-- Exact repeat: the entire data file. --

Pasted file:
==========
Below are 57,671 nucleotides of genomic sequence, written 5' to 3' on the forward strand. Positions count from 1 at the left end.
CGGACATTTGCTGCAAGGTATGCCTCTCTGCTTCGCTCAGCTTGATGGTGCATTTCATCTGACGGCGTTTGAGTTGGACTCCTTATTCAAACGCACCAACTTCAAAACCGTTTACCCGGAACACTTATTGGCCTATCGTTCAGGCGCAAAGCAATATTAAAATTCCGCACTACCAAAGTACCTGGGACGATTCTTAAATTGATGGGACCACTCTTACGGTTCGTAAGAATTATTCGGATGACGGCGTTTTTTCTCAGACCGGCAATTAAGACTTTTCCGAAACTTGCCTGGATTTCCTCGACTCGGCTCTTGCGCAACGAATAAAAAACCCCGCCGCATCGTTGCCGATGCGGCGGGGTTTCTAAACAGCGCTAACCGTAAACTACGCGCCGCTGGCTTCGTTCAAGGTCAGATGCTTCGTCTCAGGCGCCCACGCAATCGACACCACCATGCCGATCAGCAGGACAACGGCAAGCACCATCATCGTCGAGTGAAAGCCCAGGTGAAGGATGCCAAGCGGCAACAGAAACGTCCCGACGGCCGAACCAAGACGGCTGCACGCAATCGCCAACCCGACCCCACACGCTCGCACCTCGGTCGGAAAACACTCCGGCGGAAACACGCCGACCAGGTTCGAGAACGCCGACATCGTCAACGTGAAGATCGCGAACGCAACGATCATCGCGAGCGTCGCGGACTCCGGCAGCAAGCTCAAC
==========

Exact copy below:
Below are 57,671 nucleotides of genomic sequence, written 5' to 3' on the forward strand. Positions count from 1 at the left end.
CGGACATTTGCTGCAAGGTATGCCTCTCTGCTTCGCTCAGCTTGATGGTGCATTTCATCTGACGGCGTTTGAGTTGGACTCCTTATTCAAACGCACCAACTTCAAAACCGTTTACCCGGAACACTTATTGGCCTATCGTTCAGGCGCAAAGCAATATTAAAATTCCGCACTACCAAAGTACCTGGGACGATTCTTAAATTGATGGGACCACTCTTACGGTTCGTAAGAATTATTCGGATGACGGCGTTTTTTCTCAGACCGGCAATTAAGACTTTTCCGAAACTTGCCTGGATTTCCTCGACTCGGCTCTTGCGCAACGAATAAAAAACCCCGCCGCATCGTTGCCGATGCGGCGGGGTTTCTAAACAGCGCTAACCGTAAACTACGCGCCGCTGGCTTCGTTCAAGGTCAGATGCTTCGTCTCAGGCGCCCACGCAATCGACACCACCATGCCGATCAGCAGGACAACGGCAAGCACCATCATCGTCGAGTGAAAGCCCAGGTGAAGGATGCCAAGCGGCAACAGAAACGTCCCGACGGCCGAACCAAGACGGCTGCACGCAATCGCCAACCCGACCCCACACGCTCGCACCTCGGTCGGAAAACACTCCGGCGGAAACACGCCGACCAGGTTCGAGAACGCCGACATCGTCAACGTGAAGATCGCGAACGCAACGATCATCGCGAGCGTCGCGGACTCCGGCAGCAAGCTCAAC